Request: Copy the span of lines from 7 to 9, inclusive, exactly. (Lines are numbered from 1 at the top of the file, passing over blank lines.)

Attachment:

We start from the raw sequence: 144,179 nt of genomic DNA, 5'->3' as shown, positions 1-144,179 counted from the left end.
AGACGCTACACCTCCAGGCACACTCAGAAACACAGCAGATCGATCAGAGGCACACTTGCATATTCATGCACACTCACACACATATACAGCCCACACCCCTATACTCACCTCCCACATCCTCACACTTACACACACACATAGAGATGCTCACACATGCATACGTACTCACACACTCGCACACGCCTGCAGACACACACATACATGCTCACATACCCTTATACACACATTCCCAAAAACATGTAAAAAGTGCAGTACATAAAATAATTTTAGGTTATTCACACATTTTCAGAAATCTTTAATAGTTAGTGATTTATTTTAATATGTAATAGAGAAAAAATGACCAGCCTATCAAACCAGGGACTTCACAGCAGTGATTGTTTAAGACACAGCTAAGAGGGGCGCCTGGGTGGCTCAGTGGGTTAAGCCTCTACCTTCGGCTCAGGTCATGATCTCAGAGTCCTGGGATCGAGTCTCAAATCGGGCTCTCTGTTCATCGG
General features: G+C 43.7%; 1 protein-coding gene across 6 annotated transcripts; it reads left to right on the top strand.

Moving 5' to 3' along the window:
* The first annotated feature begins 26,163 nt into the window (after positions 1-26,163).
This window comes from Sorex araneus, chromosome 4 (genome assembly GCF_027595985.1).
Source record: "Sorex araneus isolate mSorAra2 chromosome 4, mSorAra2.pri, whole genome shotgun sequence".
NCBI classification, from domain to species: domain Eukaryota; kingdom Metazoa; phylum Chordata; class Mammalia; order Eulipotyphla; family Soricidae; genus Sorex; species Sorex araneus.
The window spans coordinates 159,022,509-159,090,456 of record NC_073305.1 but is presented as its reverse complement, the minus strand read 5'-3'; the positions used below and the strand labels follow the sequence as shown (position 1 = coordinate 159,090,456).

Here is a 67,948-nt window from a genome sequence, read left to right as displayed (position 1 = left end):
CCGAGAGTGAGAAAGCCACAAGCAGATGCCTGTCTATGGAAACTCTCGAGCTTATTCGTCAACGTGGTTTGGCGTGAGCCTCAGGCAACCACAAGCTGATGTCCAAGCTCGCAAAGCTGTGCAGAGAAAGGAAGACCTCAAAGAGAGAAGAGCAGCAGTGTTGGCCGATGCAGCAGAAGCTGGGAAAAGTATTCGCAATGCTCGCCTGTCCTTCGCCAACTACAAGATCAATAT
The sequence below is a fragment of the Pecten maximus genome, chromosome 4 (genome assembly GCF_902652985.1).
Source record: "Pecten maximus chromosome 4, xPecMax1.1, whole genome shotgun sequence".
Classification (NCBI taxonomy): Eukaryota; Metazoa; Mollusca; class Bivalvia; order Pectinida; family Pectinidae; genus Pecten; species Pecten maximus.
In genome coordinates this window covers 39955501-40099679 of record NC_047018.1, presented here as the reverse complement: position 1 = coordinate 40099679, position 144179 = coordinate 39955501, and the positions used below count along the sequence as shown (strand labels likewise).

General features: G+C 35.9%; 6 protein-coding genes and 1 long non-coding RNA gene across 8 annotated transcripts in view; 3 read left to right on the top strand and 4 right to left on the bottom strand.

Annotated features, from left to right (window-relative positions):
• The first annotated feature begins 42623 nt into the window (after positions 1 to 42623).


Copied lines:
Source record: "Sorex araneus isolate mSorAra2 chromosome 4, mSorAra2.pri, whole genome shotgun sequence".
NCBI classification, from domain to species: domain Eukaryota; kingdom Metazoa; phylum Chordata; class Mammalia; order Eulipotyphla; family Soricidae; genus Sorex; species Sorex araneus.
The window spans coordinates 159,022,509-159,090,456 of record NC_073305.1 but is presented as its reverse complement, the minus strand read 5'-3'; the positions used below and the strand labels follow the sequence as shown (position 1 = coordinate 159,090,456).